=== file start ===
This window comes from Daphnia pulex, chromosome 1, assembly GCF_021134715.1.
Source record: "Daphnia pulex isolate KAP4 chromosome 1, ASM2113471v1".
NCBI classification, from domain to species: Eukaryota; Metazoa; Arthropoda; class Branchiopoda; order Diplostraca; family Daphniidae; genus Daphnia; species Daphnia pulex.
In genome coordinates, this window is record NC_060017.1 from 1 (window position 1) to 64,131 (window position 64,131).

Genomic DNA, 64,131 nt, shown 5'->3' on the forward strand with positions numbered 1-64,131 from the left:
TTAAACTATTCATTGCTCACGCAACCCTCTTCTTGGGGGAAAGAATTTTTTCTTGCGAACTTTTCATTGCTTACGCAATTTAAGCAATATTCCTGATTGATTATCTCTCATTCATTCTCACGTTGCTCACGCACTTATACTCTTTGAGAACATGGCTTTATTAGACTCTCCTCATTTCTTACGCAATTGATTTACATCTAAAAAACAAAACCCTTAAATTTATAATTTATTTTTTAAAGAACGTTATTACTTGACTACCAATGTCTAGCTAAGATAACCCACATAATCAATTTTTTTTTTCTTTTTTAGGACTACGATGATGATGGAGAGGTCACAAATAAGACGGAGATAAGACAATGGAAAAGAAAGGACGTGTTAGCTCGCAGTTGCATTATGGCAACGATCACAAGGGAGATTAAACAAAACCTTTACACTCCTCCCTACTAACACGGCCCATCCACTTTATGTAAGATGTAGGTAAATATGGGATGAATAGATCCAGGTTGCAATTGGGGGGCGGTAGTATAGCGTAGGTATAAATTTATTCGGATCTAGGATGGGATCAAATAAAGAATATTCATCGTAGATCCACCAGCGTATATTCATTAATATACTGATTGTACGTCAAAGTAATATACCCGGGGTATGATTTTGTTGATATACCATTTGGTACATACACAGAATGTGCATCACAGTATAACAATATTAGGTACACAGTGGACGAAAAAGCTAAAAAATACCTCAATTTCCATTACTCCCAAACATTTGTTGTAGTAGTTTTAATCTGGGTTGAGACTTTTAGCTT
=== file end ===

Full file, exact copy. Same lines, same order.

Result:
This window comes from Daphnia pulex, chromosome 1, assembly GCF_021134715.1.
Source record: "Daphnia pulex isolate KAP4 chromosome 1, ASM2113471v1".
NCBI classification, from domain to species: Eukaryota; Metazoa; Arthropoda; class Branchiopoda; order Diplostraca; family Daphniidae; genus Daphnia; species Daphnia pulex.
In genome coordinates, this window is record NC_060017.1 from 1 (window position 1) to 64,131 (window position 64,131).

Genomic DNA, 64,131 nt, shown 5'->3' on the forward strand with positions numbered 1-64,131 from the left:
TTAAACTATTCATTGCTCACGCAACCCTCTTCTTGGGGGAAAGAATTTTTTCTTGCGAACTTTTCATTGCTTACGCAATTTAAGCAATATTCCTGATTGATTATCTCTCATTCATTCTCACGTTGCTCACGCACTTATACTCTTTGAGAACATGGCTTTATTAGACTCTCCTCATTTCTTACGCAATTGATTTACATCTAAAAAACAAAACCCTTAAATTTATAATTTATTTTTTAAAGAACGTTATTACTTGACTACCAATGTCTAGCTAAGATAACCCACATAATCAATTTTTTTTTTCTTTTTTAGGACTACGATGATGATGGAGAGGTCACAAATAAGACGGAGATAAGACAATGGAAAAGAAAGGACGTGTTAGCTCGCAGTTGCATTATGGCAACGATCACAAGGGAGATTAAACAAAACCTTTACACTCCTCCCTACTAACACGGCCCATCCACTTTATGTAAGATGTAGGTAAATATGGGATGAATAGATCCAGGTTGCAATTGGGGGGCGGTAGTATAGCGTAGGTATAAATTTATTCGGATCTAGGATGGGATCAAATAAAGAATATTCATCGTAGATCCACCAGCGTATATTCATTAATATACTGATTGTACGTCAAAGTAATATACCCGGGGTATGATTTTGTTGATATACCATTTGGTACATACACAGAATGTGCATCACAGTATAACAATATTAGGTACACAGTGGACGAAAAAGCTAAAAAATACCTCAATTTCCATTACTCCCAAACATTTGTTGTAGTAGTTTTAATCTGGGTTGAGACTTTTAGCTT